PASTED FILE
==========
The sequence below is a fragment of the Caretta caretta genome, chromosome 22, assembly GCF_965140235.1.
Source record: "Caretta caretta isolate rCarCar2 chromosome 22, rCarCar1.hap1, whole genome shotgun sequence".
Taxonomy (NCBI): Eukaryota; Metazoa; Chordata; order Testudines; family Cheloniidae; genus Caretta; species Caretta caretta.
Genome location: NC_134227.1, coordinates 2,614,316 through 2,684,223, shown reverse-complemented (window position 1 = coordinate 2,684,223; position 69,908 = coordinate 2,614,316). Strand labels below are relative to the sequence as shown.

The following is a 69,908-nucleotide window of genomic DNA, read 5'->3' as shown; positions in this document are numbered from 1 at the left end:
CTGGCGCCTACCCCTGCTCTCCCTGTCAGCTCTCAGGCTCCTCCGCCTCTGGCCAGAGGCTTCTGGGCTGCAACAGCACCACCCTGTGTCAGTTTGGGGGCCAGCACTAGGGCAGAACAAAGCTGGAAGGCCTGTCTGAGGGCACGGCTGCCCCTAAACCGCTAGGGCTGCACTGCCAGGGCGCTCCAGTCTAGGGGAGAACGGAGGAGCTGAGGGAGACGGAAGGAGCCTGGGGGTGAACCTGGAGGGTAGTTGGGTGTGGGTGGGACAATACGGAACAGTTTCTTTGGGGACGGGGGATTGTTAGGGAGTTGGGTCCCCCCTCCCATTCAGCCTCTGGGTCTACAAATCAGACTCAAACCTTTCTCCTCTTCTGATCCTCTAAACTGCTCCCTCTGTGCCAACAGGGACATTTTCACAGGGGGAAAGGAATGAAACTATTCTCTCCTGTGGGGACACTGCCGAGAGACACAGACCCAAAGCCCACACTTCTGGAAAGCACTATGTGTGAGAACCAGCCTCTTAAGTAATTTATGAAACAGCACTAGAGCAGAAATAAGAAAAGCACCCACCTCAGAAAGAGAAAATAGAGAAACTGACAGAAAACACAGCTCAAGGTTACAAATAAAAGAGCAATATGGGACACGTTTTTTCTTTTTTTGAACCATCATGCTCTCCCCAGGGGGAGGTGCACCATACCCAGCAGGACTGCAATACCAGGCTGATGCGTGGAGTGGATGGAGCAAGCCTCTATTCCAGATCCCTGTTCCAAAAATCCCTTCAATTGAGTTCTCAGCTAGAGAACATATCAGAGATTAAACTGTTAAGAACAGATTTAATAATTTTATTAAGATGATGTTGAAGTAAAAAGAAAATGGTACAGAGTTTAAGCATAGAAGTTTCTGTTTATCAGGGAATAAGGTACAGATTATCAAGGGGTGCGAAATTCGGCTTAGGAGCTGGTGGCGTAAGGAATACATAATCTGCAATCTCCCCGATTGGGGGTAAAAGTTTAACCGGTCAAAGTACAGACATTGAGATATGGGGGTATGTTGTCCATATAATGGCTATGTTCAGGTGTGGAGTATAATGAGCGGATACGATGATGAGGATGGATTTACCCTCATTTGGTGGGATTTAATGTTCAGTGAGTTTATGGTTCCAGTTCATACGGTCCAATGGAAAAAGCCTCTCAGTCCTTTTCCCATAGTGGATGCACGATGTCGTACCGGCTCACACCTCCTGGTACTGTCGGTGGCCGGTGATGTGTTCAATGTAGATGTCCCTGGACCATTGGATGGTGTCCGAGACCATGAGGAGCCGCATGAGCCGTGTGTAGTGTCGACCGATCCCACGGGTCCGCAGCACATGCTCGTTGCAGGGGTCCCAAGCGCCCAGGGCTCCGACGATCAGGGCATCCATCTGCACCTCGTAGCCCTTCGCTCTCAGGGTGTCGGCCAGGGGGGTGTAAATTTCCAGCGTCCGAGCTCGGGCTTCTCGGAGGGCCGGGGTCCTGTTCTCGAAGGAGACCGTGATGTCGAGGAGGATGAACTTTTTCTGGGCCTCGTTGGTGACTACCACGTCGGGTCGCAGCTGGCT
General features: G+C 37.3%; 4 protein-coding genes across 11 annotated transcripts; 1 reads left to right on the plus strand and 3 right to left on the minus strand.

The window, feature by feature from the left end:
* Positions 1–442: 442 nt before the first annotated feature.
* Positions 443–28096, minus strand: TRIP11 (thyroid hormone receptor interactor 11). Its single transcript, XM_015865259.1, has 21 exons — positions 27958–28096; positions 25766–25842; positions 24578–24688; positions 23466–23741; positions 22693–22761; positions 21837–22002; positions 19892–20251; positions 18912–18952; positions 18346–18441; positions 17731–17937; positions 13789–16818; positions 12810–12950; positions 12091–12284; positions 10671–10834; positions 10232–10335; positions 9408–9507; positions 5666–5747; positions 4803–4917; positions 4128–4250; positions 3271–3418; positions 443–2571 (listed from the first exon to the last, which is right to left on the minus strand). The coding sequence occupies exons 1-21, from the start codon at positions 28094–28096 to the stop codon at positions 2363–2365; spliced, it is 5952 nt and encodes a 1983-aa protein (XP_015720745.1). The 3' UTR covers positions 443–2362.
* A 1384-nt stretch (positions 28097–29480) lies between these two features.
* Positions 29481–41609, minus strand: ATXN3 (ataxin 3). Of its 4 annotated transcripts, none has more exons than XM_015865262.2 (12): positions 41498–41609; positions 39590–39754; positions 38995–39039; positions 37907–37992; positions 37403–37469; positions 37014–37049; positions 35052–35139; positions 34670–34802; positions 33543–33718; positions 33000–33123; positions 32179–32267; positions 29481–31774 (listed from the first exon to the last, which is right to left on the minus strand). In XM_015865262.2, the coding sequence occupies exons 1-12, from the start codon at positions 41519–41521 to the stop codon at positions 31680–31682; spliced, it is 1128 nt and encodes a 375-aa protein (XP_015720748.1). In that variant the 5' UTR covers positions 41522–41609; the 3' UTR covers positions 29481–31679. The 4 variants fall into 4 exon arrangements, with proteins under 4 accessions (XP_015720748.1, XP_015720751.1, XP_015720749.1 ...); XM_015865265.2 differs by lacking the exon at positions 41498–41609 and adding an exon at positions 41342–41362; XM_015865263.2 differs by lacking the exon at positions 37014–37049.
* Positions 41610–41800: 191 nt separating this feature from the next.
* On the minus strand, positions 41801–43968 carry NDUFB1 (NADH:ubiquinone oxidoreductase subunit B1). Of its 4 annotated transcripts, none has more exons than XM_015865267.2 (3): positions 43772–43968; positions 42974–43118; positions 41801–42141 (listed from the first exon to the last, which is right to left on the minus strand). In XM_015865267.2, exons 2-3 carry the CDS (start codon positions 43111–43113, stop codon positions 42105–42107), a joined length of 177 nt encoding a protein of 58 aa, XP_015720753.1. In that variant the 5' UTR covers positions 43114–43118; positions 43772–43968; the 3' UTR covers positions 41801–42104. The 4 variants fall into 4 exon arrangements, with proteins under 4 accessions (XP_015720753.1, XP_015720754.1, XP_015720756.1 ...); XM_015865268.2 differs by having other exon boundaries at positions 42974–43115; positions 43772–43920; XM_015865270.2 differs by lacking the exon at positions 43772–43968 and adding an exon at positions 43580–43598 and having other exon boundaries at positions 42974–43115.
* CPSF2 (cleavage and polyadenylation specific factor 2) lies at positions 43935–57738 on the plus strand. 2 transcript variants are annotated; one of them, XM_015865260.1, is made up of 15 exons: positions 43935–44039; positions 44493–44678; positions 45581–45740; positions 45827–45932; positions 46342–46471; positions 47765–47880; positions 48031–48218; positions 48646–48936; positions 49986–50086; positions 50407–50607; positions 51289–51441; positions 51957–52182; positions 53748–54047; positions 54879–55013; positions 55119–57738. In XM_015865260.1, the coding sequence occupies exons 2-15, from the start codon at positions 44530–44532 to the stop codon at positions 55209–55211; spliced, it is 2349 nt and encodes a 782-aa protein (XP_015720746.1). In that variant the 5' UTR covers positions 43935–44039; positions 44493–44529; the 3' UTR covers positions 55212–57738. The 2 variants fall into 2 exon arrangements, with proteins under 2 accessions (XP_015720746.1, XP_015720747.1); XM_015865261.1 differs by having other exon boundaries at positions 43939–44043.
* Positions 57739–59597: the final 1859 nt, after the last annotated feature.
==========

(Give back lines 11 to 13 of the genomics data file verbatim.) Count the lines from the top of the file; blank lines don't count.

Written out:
* A 1384-nt stretch (positions 28097–29480) lies between these two features.
* Positions 29481–41609, minus strand: ATXN3 (ataxin 3). Of its 4 annotated transcripts, none has more exons than XM_015865262.2 (12): positions 41498–41609; positions 39590–39754; positions 38995–39039; positions 37907–37992; positions 37403–37469; positions 37014–37049; positions 35052–35139; positions 34670–34802; positions 33543–33718; positions 33000–33123; positions 32179–32267; positions 29481–31774 (listed from the first exon to the last, which is right to left on the minus strand). In XM_015865262.2, the coding sequence occupies exons 1-12, from the start codon at positions 41519–41521 to the stop codon at positions 31680–31682; spliced, it is 1128 nt and encodes a 375-aa protein (XP_015720748.1). In that variant the 5' UTR covers positions 41522–41609; the 3' UTR covers positions 29481–31679. The 4 variants fall into 4 exon arrangements, with proteins under 4 accessions (XP_015720748.1, XP_015720751.1, XP_015720749.1 ...); XM_015865265.2 differs by lacking the exon at positions 41498–41609 and adding an exon at positions 41342–41362; XM_015865263.2 differs by lacking the exon at positions 37014–37049.
* Positions 41610–41800: 191 nt separating this feature from the next.